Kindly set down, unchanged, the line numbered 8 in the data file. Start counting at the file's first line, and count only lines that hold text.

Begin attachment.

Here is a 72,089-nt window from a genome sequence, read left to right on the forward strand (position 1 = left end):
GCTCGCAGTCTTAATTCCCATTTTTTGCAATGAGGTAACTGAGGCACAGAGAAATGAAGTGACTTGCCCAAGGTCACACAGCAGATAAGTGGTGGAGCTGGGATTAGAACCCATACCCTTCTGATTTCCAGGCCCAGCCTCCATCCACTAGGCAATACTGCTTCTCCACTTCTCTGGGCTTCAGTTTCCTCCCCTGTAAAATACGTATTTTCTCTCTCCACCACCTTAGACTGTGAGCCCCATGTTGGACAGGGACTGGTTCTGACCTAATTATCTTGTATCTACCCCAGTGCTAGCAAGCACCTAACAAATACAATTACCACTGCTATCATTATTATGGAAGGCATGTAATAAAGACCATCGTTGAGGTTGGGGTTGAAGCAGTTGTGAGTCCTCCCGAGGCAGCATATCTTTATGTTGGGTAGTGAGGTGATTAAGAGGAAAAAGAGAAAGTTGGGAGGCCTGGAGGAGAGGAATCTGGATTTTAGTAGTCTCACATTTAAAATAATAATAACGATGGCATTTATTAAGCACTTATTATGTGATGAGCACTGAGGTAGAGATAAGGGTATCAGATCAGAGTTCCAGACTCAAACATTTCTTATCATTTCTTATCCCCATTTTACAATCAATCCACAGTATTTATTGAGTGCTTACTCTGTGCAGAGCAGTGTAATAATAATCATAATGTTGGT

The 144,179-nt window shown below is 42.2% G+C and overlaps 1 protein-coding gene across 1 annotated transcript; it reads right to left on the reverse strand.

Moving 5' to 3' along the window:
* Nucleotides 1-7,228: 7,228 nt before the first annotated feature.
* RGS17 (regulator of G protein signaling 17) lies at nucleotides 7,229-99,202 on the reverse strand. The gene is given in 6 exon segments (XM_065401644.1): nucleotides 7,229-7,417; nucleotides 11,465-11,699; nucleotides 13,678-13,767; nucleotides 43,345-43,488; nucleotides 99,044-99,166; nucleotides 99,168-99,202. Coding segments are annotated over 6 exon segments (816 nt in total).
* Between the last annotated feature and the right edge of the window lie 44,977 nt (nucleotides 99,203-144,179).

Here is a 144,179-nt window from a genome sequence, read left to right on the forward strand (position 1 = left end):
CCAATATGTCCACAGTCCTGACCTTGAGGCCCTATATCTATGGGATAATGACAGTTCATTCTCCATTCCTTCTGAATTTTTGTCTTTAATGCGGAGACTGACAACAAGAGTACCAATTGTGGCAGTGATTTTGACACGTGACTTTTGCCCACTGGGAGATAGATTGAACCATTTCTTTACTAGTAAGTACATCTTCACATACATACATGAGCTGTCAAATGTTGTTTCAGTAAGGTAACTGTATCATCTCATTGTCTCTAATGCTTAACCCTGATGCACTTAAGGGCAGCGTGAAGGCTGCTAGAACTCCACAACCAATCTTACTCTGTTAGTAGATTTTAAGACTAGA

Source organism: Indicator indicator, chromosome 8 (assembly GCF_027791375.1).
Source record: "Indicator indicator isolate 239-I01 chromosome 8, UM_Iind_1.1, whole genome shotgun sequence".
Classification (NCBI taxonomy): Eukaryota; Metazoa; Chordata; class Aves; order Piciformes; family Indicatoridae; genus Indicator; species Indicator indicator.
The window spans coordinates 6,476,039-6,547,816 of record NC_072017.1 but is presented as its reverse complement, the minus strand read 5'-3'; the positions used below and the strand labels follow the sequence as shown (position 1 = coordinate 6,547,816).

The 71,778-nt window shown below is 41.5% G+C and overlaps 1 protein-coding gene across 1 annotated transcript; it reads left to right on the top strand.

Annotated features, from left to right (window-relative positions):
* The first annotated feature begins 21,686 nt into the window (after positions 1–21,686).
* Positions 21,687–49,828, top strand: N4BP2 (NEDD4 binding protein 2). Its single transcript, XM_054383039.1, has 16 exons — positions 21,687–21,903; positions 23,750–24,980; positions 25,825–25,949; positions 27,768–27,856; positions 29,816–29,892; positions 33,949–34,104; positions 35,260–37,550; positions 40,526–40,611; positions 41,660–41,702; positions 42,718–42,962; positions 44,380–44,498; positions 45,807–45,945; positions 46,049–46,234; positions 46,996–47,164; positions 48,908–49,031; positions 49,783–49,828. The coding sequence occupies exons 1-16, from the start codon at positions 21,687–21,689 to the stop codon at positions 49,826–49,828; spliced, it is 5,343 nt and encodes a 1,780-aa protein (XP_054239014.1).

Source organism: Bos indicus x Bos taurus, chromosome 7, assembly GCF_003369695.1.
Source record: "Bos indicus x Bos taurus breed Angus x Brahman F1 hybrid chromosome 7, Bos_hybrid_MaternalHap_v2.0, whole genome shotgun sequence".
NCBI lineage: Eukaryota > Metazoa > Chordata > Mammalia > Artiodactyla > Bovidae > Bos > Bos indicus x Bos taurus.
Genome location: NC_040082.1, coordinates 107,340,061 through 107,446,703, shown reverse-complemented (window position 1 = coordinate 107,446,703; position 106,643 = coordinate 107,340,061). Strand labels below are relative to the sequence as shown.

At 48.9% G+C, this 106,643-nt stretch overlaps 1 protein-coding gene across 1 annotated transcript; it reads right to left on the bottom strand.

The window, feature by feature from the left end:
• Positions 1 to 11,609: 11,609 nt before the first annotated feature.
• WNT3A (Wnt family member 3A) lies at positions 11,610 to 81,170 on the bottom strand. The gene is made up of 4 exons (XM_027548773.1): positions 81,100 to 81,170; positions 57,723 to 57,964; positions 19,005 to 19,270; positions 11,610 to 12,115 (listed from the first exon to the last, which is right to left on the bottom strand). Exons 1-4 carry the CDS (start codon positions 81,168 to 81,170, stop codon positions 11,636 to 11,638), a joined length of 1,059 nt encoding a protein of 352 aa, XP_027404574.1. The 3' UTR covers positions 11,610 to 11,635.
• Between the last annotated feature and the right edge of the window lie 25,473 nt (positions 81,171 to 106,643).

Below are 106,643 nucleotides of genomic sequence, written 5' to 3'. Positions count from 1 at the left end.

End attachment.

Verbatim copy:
Here is a 144,179-nt window from a genome sequence, read left to right on the forward strand (position 1 = left end):